Displaying items by tag: volatility hedge
Debt Ceiling Showdown Could Lead to Volatility Spike: Vanguard
A perplexing situation is the sanguine state of volatility despite a torrent of risks and negative headlines such as deep stress in the banking system due to an inverted yield curve, rising recession risk, inflation, a hawkish Fed, geopolitical concerns, and a looming debt ceiling deadline.
In Barron’s, Lauren Foster covered some recent comments from Vanguard on the debt ceiling and its impact on volatility. According to the asset manager, more volatility is likely but there’s little to worry about in terms of a default on the debt as it believes an agreement will be reached. However, it sees volatility rising into the deadline.
It also believes that the deadline could be shifted later or that a temporary agreement could be reached. Even if a technical default happens, it’s unlikely that the US would not meet its obligations but it could affect the timing of a payment. But, the asset manager doesn’t think that investors should worry about this scenario. Instead, they should focus on good risk management practices and sticking to their long-term investment plan.
Finsum: Volatility has remained subdued despite the market facing considerable risks. Vanguard shares its perspective on the matter and how a debt ceiling breach would play out.
Volatility Continues to Baffle Investors
There are considerable headwinds facing the stock market and economy such as a hawkish Fed, uncomfortably high inflation, debt ceiling deadline, an upcoming election year, increasing risk of a recession, a potential regional banking crisis, and geopolitical tensions.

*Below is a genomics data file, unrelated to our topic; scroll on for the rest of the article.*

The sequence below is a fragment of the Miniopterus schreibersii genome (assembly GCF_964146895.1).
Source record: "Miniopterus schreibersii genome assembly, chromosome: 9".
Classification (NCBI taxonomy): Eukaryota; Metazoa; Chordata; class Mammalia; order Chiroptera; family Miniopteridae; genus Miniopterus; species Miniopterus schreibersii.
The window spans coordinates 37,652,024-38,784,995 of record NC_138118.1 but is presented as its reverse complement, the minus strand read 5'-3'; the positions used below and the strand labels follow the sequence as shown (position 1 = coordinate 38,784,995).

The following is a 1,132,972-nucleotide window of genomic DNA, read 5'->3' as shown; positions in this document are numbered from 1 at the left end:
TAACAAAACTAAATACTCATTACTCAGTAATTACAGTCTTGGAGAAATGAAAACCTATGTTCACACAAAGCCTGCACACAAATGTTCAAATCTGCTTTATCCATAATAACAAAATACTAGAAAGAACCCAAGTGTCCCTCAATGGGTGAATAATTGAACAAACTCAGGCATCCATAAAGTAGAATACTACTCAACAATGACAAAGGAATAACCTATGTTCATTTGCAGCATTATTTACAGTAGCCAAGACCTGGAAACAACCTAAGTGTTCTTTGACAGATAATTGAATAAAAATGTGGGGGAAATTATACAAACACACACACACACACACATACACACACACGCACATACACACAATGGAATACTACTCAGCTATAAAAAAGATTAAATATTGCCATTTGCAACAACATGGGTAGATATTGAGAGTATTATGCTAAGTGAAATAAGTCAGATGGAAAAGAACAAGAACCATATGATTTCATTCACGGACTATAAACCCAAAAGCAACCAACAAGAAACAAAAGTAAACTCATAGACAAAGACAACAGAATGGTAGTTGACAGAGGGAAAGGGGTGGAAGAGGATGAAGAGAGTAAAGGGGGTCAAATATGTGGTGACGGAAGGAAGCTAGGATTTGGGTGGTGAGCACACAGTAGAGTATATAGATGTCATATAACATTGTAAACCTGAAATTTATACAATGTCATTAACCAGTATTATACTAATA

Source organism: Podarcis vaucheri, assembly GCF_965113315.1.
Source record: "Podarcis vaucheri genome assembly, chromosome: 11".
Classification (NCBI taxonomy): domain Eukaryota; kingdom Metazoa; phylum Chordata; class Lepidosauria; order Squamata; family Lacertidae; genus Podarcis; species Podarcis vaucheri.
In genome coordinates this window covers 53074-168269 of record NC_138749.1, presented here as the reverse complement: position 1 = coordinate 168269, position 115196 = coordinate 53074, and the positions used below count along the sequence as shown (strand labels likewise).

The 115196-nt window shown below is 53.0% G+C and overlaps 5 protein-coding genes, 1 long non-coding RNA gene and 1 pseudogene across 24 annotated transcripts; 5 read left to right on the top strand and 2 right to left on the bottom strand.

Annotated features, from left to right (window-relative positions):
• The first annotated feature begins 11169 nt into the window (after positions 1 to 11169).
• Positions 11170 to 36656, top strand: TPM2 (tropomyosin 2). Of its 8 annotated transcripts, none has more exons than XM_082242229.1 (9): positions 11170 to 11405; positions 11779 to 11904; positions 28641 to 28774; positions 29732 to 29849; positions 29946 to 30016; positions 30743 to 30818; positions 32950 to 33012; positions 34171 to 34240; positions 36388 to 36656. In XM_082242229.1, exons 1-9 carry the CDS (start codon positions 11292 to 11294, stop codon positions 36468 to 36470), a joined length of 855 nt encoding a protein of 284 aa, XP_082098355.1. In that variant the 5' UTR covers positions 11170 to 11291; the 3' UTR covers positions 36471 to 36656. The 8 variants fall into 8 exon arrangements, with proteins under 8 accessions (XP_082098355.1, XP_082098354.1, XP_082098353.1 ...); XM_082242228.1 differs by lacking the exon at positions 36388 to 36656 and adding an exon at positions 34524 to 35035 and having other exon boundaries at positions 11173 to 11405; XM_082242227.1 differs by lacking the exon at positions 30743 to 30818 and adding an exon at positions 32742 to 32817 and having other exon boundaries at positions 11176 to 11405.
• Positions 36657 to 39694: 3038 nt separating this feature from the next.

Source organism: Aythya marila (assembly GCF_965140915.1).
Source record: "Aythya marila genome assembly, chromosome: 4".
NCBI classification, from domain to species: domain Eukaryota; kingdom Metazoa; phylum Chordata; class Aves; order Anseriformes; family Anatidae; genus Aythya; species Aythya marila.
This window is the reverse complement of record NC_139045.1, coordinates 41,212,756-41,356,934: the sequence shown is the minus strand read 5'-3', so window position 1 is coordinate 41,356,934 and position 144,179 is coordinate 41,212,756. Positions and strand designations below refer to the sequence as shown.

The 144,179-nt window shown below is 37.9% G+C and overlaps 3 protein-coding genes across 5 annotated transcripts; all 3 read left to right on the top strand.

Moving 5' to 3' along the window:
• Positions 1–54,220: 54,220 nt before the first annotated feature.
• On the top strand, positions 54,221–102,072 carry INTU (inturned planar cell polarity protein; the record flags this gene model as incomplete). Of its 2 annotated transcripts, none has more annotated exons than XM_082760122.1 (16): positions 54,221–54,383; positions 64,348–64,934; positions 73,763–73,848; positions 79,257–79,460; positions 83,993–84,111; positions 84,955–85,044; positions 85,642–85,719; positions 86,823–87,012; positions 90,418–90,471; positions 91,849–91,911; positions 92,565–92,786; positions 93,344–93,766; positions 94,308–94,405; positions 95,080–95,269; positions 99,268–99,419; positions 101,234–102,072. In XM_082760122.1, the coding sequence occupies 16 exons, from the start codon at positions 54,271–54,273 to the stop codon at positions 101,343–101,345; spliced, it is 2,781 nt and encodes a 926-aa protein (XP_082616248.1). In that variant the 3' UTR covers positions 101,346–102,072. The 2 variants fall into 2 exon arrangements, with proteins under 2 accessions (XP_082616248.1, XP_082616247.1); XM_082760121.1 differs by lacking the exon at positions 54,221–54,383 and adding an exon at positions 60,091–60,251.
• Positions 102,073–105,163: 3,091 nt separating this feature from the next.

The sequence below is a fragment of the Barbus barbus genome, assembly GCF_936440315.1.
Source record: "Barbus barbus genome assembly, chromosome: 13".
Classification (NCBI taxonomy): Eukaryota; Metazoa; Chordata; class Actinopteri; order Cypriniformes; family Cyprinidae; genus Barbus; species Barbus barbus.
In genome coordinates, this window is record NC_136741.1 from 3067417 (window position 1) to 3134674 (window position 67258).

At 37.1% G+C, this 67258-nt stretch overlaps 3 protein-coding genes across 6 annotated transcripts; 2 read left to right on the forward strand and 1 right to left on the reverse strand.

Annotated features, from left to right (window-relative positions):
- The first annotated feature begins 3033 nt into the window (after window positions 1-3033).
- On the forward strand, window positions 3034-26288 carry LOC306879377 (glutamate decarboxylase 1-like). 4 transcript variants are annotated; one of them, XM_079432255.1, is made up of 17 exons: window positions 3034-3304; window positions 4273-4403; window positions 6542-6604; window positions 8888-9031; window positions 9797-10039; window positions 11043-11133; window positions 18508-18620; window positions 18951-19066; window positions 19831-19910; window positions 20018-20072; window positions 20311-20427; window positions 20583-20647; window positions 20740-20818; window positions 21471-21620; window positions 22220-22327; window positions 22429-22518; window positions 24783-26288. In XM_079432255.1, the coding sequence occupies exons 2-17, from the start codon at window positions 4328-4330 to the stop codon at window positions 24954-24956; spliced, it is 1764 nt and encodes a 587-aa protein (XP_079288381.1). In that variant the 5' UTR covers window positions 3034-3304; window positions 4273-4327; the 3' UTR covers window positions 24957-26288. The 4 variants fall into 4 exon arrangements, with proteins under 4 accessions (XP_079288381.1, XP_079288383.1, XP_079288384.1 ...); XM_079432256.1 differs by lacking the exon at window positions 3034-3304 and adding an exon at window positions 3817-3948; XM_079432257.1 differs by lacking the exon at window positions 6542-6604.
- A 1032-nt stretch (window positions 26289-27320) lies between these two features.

Yet, the volatility index has trended lower for much of the year and is now at its lowest levels in over a year. Ron Isbitts covered this matter and why it could be an opportunity for ETF investors in an article for ETF.com.
If investors believe that volatility is mispriced, then there are some different volatility ETFs to consider. The ProShares VIX Short-Term Futures ETF offers exposure to volatility over the next 1-2 months. The ProShares VIX Mid-Term Futures ETF holds volatility contracts with a duration of 3 to 6 months.
There are also ETFs for those with a variant view. The ProShares Short VIX Short-Term Futures ETF moves inversely to volatility, allowing holders to profit from falling volatility. For those who want to generate income from volatility, the Simplify Volatility Premium ETF also tracks volatility but also produces a dividend for holders.
Note that these ETFs tend to have slippage, high costs, and underperform the S&P 500 over the long-term. Thus, they are best used tactically and with discretion.
Finsum: Volatility is declining despite several potent risks for the market. There are several options for investors to consider.
Volatility Ignoring Regional Banking Stress
In an article for MarketWatch, Jamie Chisholm discussed some reasons for why stock market volatility has remained depressed despite the ongoing crisis in regional banks which some fear could lead to a credit crunch. In contrast, the stock market seems more responsive to economic data and the Federal Reserve.
Economic data continues to signal an economy that is growing albeit decelerating but also not in a recession which would hurt corporate earnings. Q1 earnings also have come in stronger than expected.